where n = ⌈α⌉ is the value of α rounded up to the nearest integer. The Laplace transform of the α-order Caputo differential operator is
L{0CDtαx(t)}=sαL{x(t)}k=0m1sα1kx(k)(0).
Clearly it involves initial condition in terms of only integer derivatives. The Grünwald-Letnikov definition [34] is given by
aGDtαx(t)=limh01hαk=0k=tah(1)kΓ(α+1)k!Γ(αk+1)x(tkh),
where t > a and α is a positive real number. Its integral form is
aGDtαx(t)=limh0hαk=0k=tahΓ(α+k)k!Γ(α)x(tkh).

When x is of class Cm, where m − 1 ≤ α < m, both Riemann-Liouville and Grünwald-Letnikov definitions are equivalent. Hence, to compute numerical approximations of the Riemann-Liouville fractional derivative the Grünwald-Letnikov definition is adopted.

4 Fractional Fitzhugh-Nagumo Model and Hopf-like Bifurcation

In this section, we focus on a fractional version of the FHN model in order to give it more flexibility, so that its solutions are closer to the initial model of Hodgkin-Huxley which it approximates, without increasing its number of equations.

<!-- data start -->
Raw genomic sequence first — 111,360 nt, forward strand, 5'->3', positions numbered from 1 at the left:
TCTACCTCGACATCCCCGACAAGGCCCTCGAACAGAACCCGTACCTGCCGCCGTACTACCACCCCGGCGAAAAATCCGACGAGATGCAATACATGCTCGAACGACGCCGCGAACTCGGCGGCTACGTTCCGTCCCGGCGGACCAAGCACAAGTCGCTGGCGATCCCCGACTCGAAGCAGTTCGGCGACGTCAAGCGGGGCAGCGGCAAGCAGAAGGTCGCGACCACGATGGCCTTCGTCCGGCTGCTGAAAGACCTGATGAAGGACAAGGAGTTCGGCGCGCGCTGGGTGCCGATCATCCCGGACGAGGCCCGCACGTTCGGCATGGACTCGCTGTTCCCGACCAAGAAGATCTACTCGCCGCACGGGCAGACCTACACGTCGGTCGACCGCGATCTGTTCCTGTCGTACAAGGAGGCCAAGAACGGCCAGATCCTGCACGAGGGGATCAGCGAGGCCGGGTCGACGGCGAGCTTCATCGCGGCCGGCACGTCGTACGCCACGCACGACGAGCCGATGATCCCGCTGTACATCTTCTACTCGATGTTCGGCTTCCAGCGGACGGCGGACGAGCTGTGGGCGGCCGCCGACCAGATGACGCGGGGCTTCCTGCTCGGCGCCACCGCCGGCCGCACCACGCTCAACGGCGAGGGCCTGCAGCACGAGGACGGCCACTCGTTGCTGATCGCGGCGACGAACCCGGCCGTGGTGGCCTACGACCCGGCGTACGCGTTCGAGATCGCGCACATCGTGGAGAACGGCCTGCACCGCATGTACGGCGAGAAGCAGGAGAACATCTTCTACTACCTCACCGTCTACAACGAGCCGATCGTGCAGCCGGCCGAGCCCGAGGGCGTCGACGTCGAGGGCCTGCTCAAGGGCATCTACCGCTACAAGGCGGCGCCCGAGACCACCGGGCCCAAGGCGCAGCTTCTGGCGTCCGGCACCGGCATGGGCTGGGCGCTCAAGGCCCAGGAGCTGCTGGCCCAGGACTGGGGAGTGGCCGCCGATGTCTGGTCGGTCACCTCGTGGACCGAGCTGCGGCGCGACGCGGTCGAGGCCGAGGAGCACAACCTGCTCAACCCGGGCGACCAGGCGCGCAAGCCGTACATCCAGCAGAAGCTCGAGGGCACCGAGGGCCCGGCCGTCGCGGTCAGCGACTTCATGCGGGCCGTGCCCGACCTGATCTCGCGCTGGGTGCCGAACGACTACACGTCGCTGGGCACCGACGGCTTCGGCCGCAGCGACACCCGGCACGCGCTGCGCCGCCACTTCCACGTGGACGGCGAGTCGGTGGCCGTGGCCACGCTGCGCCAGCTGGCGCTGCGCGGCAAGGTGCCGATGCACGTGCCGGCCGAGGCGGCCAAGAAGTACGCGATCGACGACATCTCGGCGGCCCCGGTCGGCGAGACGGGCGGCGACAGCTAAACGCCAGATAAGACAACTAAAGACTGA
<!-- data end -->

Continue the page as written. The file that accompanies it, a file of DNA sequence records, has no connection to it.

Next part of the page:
4.1 The electrical circuit corresponding to the Fitzhugh-Nagumo model

An electrical circuit equivalent to the classical FHN model was constructed by Nagumo et al. [38], as shown in Fig. 2. It consists of a voltage variable v (membrane potential) with cubic nonlinearity that allows regenerative self-excitation via a positive feedback, and a recovery variable w, which describes the combined effect of ion channels, with a linear term that affords a slower negative feedback.

Figure 2
Figure 2

Electrical circuit equivalent to the Fitzhugh–Nagumo model.

Citation: Applied Mathematics and Nonlinear Sciences 5, 2; 10.2478/amns.2020.2.00047